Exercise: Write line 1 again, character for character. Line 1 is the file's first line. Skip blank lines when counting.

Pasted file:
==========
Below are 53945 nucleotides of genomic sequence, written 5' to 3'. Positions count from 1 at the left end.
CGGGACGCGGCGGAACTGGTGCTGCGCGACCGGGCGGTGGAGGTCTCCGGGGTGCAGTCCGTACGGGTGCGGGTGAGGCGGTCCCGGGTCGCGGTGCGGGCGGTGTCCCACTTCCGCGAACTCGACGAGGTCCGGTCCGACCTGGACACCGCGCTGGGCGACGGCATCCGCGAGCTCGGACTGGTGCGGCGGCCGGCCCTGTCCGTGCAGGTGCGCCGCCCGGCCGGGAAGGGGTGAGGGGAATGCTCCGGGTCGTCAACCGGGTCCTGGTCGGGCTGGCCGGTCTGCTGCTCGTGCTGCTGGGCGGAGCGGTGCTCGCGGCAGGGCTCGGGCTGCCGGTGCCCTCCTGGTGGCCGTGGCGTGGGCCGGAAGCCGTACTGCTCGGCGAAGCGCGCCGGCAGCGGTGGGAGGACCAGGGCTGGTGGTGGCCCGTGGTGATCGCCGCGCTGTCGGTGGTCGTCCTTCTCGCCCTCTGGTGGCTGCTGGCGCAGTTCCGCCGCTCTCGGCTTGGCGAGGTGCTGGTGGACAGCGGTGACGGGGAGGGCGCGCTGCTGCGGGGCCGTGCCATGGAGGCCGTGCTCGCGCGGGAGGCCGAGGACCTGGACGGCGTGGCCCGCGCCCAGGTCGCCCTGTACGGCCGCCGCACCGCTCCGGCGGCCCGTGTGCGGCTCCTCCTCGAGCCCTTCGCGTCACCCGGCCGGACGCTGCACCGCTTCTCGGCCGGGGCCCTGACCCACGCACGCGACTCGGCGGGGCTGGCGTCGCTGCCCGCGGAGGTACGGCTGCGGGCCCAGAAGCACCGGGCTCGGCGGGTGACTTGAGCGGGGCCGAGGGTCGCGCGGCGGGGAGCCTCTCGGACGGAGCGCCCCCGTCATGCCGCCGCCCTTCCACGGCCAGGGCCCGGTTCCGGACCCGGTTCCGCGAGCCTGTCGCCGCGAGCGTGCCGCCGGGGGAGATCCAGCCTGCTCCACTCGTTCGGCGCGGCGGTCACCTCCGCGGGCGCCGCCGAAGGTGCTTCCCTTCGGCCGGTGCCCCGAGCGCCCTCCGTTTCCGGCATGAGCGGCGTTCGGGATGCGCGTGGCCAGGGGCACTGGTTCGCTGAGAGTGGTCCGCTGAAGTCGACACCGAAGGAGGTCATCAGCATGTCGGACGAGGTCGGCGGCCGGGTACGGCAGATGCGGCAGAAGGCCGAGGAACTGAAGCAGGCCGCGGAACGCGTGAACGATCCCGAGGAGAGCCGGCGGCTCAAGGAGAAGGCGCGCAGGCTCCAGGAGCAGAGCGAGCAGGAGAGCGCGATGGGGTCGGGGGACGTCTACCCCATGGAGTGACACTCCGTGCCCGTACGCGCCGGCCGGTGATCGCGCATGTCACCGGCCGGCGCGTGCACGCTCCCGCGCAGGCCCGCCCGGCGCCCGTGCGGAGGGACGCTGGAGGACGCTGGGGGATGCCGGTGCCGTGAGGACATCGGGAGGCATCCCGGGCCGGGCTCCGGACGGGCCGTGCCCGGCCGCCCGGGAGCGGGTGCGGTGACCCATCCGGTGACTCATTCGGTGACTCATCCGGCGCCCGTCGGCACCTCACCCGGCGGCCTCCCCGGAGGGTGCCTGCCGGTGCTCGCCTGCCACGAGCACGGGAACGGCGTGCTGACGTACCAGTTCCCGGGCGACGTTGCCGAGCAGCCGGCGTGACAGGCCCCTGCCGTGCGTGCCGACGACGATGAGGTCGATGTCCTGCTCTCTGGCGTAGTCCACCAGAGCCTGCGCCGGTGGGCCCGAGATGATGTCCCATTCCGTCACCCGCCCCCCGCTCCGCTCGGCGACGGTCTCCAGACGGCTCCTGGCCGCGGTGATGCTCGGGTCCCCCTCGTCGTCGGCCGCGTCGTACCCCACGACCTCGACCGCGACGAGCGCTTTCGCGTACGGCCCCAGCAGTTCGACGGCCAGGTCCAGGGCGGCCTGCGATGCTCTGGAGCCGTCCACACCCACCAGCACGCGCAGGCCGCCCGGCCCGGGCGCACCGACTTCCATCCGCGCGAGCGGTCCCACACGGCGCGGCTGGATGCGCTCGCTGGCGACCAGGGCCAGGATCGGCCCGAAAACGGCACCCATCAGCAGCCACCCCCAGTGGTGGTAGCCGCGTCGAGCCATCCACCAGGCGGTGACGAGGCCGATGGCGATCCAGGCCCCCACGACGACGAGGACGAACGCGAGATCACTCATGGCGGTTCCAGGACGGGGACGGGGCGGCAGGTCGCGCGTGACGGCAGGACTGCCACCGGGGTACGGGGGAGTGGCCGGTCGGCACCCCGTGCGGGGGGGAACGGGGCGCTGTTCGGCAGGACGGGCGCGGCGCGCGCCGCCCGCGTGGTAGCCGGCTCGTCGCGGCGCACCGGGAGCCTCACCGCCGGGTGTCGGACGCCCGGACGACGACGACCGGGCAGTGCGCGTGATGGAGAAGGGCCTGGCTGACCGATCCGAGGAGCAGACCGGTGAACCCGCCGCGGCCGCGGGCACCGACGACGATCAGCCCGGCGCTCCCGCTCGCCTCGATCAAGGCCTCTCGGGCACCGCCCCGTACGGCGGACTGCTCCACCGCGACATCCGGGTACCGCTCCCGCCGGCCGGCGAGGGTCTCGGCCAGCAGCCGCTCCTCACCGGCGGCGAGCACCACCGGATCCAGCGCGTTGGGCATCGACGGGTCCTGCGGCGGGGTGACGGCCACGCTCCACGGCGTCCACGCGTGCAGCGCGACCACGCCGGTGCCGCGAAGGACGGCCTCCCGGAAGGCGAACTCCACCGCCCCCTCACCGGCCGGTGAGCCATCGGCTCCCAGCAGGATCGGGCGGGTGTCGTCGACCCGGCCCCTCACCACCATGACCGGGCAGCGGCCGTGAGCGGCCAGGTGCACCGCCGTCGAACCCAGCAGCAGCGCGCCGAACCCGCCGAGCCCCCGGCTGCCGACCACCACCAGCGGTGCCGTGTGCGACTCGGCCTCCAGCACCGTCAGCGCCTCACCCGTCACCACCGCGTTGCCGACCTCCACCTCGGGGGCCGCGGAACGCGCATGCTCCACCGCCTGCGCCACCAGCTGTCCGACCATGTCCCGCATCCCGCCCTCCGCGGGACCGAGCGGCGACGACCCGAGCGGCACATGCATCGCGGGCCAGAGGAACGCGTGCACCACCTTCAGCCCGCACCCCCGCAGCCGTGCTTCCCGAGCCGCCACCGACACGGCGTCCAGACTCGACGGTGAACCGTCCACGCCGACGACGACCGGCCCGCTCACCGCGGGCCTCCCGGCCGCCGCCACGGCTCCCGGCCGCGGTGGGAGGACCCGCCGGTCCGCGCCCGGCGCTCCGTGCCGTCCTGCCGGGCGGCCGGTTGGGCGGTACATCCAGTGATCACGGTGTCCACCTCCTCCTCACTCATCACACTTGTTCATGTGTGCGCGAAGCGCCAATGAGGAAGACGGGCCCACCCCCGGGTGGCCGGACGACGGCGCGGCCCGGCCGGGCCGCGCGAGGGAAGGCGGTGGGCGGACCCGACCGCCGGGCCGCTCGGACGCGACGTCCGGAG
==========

Below are 53945 nucleotides of genomic sequence, written 5' to 3'. Positions count from 1 at the left end.